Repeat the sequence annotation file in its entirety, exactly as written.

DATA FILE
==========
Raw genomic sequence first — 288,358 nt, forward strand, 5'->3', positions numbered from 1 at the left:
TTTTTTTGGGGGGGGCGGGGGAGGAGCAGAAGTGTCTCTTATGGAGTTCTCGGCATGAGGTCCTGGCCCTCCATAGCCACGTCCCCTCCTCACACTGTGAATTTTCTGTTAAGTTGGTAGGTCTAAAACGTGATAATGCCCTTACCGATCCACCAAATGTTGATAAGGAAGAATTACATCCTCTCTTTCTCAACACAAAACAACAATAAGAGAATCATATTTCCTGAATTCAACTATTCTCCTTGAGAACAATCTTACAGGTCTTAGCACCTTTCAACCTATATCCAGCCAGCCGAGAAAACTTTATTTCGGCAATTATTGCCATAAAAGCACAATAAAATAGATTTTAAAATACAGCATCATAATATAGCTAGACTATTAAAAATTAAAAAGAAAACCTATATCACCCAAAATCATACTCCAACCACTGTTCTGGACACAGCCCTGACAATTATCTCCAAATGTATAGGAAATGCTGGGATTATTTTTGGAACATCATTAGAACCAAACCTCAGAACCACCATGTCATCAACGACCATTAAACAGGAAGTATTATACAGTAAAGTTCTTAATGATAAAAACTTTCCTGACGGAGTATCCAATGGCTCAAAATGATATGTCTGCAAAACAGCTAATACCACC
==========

Raw genomic sequence first — 288,358 nt, forward strand, 5'->3', positions numbered from 1 at the left:
TTTTTTTGGGGGGGGCGGGGGAGGAGCAGAAGTGTCTCTTATGGAGTTCTCGGCATGAGGTCCTGGCCCTCCATAGCCACGTCCCCTCCTCACACTGTGAATTTTCTGTTAAGTTGGTAGGTCTAAAACGTGATAATGCCCTTACCGATCCACCAAATGTTGATAAGGAAGAATTACATCCTCTCTTTCTCAACACAAAACAACAATAAGAGAATCATATTTCCTGAATTCAACTATTCTCCTTGAGAACAATCTTACAGGTCTTAGCACCTTTCAACCTATATCCAGCCAGCCGAGAAAACTTTATTTCGGCAATTATTGCCATAAAAGCACAATAAAATAGATTTTAAAATACAGCATCATAATATAGCTAGACTATTAAAAATTAAAAAGAAAACCTATATCACCCAAAATCATACTCCAACCACTGTTCTGGACACAGCCCTGACAATTATCTCCAAATGTATAGGAAATGCTGGGATTATTTTTGGAACATCATTAGAACCAAACCTCAGAACCACCATGTCATCAACGACCATTAAACAGGAAGTATTATACAGTAAAGTTCTTAATGATAAAAACTTTCCTGACGGAGTATCCAATGGCTCAAAATGATATGTCTGCAAAACAGCTAATACCACC